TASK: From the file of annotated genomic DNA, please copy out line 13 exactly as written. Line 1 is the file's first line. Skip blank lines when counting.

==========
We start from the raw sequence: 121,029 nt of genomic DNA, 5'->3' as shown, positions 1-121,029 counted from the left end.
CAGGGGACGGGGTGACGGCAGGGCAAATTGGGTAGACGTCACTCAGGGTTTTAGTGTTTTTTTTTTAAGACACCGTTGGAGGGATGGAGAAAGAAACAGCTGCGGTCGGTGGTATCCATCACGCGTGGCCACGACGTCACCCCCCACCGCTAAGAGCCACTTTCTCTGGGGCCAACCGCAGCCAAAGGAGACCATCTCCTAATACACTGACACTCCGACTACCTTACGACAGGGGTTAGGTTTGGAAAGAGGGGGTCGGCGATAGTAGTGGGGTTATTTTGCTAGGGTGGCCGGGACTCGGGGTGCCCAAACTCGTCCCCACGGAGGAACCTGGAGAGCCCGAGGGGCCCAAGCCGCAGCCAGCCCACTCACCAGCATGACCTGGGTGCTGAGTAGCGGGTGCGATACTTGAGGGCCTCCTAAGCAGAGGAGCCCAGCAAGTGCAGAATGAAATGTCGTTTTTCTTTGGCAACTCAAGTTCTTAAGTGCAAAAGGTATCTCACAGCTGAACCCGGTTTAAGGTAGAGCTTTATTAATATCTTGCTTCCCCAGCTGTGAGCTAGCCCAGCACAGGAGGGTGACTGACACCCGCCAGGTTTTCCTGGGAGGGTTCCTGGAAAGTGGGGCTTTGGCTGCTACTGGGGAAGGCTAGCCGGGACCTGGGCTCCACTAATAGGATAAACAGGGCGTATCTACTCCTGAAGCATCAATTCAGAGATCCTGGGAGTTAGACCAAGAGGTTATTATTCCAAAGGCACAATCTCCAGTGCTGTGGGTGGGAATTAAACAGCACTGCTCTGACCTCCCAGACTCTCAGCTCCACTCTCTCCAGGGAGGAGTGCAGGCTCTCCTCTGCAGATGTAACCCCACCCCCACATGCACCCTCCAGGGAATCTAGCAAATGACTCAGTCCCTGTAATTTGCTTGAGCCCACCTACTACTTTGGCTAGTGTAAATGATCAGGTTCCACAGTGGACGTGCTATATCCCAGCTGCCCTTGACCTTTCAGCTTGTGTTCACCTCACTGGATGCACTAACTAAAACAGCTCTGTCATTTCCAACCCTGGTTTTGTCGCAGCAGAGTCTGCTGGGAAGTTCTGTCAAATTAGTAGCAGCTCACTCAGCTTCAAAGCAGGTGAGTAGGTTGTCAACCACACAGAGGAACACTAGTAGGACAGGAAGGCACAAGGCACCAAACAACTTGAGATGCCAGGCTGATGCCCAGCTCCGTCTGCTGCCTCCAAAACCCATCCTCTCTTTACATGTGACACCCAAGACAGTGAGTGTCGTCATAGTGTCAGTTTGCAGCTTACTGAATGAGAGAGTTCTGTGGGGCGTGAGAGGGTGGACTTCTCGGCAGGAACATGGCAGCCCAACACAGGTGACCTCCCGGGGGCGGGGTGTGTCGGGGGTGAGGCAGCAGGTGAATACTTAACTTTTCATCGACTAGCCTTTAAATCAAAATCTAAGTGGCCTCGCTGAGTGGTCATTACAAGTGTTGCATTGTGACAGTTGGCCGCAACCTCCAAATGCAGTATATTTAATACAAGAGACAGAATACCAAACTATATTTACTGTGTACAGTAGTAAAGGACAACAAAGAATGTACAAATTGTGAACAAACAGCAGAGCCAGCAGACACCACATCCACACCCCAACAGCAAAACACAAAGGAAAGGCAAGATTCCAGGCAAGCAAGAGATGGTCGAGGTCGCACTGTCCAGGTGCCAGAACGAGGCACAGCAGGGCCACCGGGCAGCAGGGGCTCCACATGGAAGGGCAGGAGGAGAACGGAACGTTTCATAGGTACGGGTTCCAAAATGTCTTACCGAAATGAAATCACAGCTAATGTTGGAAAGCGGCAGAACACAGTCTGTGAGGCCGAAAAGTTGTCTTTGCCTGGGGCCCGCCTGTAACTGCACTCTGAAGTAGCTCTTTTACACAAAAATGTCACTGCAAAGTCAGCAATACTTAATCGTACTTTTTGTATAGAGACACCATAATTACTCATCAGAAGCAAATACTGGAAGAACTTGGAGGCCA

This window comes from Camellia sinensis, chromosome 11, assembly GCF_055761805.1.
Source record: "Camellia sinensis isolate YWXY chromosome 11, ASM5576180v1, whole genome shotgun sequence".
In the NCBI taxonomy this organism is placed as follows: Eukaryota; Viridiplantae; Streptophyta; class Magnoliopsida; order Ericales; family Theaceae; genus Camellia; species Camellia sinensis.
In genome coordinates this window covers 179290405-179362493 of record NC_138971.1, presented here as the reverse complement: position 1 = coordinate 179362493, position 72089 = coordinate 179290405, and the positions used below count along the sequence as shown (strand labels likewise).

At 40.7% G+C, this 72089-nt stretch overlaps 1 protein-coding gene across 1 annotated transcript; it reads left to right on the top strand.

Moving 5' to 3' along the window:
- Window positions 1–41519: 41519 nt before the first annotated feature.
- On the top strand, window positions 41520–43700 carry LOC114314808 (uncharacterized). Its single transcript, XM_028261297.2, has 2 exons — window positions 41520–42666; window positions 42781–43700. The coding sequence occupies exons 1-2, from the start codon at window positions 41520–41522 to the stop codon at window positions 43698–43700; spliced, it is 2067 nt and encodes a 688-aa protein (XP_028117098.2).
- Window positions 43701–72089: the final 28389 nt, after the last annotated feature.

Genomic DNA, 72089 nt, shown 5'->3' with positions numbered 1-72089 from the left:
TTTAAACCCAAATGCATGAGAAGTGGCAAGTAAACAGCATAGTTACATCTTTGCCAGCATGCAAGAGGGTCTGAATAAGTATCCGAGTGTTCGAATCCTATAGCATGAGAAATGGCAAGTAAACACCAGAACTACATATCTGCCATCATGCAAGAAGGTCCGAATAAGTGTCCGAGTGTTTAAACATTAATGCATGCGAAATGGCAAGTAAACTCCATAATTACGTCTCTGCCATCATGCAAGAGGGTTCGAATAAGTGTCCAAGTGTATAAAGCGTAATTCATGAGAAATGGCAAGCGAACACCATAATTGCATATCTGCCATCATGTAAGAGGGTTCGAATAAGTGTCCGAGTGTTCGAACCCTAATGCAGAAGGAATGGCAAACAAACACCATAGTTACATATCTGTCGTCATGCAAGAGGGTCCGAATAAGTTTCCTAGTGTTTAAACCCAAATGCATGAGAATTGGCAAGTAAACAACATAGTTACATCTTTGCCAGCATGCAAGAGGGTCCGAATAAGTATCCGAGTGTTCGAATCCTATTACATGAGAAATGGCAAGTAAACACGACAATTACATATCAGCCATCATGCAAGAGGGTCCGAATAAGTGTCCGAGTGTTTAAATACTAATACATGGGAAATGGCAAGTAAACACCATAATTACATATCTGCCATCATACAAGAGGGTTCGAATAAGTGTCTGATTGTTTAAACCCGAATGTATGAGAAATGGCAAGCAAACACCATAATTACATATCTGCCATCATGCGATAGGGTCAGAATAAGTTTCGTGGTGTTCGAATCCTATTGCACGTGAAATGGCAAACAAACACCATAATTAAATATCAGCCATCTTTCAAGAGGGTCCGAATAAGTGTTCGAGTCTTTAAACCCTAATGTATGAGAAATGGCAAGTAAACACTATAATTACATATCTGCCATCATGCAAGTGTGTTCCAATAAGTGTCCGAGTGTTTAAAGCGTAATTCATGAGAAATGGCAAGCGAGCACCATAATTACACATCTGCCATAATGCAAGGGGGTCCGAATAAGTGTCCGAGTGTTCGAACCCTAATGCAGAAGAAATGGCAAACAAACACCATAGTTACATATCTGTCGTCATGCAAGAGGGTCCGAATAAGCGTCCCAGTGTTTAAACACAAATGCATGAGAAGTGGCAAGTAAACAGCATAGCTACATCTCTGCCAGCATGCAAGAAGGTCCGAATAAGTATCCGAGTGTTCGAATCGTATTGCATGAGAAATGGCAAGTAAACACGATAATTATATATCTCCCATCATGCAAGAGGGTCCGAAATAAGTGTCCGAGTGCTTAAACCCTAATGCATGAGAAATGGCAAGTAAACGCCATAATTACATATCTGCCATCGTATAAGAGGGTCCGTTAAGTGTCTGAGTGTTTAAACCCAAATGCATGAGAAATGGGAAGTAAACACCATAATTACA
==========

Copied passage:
TTTAAACCCAAATGCATGAGAAGTGGCAAGTAAACAGCATAGTTACATCTTTGCCAGCATGCAAGAGGGTCTGAATAAGTATCCGAGTGTTCGAATCCTATAGCATGAGAAATGGCAAGTAAACACCAGAACTACATATCTGCCATCATGCAAGAAGGTCCGAATAAGTGTCCGAGTGTTTAAACATTAATGCATGCGAAATGGCAAGTAAACTCCATAATTACGTCTCTGCCATCATGCAAGAGGGTTCGAATAAGTGTCCAAGTGTATAAAGCGTAATTCATGAGAAATGGCAAGCGAACACCATAATTGCATATCTGCCATCATGTAAGAGGGTTCGAATAAGTGTCCGAGTGTTCGAACCCTAATGCAGAAGGAATGGCAAACAAACACCATAGTTACATATCTGTCGTCATGCAAGAGGGTCCGAATAAGTTTCCTAGTGTTTAAACCCAAATGCATGAGAATTGGCAAGTAAACAACATAGTTACATCTTTGCCAGCATGCAAGAGGGTCCGAATAAGTATCCGAGTGTTCGAATCCTATTACATGAGAAATGGCAAGTAAACACGACAATTACATATCAGCCATCATGCAAGAGGGTCCGAATAAGTGTCCGAGTGTTTAAATACTAATACATGGGAAATGGCAAGTAAACACCATAATTACATATCTGCCATCATACAAGAGGGTTCGAATAAGTGTCTGATTGTTTAAACCCGAATGTATGAGAAATGGCAAGCAAACACCATAATTACATATCTGCCATCATGCGATAGGGTCAGAATAAGTTTCGTGGTGTTCGAATCCTATTGCACGTGAAATGGCAAACAAACACCATAATTAAATATCAGCCATCTTTCAAGAGGGTCCGAATAAGTGTTCGAGTCTTTAAACCCTAATGTATGAGAAATGGCAAGTAAACACTATAATTACATATCTGCCATCATGCAAGTGTGTTCCAATAAGTGTCCGAGTGTTTAAAGCGTAATTCATGAGAAATGGCAAGCGAGCACCATAATTACACATCTGCCATAATGCAAGGGGGTCCGAATAAGTGTCCGAGTGTTCGAACCCTAATGCAGAAGAAATGGCAAACAAACACCATAGTTACATATCTGTCGTCATGCAAGAGGGTCCGAATAAGCGTCCCAGTGTTTAAACACAAATGCATGAGAAGTGGCAAGTAAACAGCATAGCTACATCTCTGCCAGCATGCAAGAAGGTCCGAATAAGTATCCGAGTGTTCGAATCGTATTGCATGAGAAATGGCAAGTAAACACGATAATTATATATCTCCCATCATGCAAGAGGGTCCGAAATAAGTGTCCGAGTGCTTAAACCCTAATGCATGAGAAATGGCAAGTAAACGCCATAATTACATATCTGCCATCGTATAAGAGGGTCCGTTAAGTGTCTGAGTGTTTAAACCCAAATGCATGAGAAATGGGAAGTAAACACCATAATTACA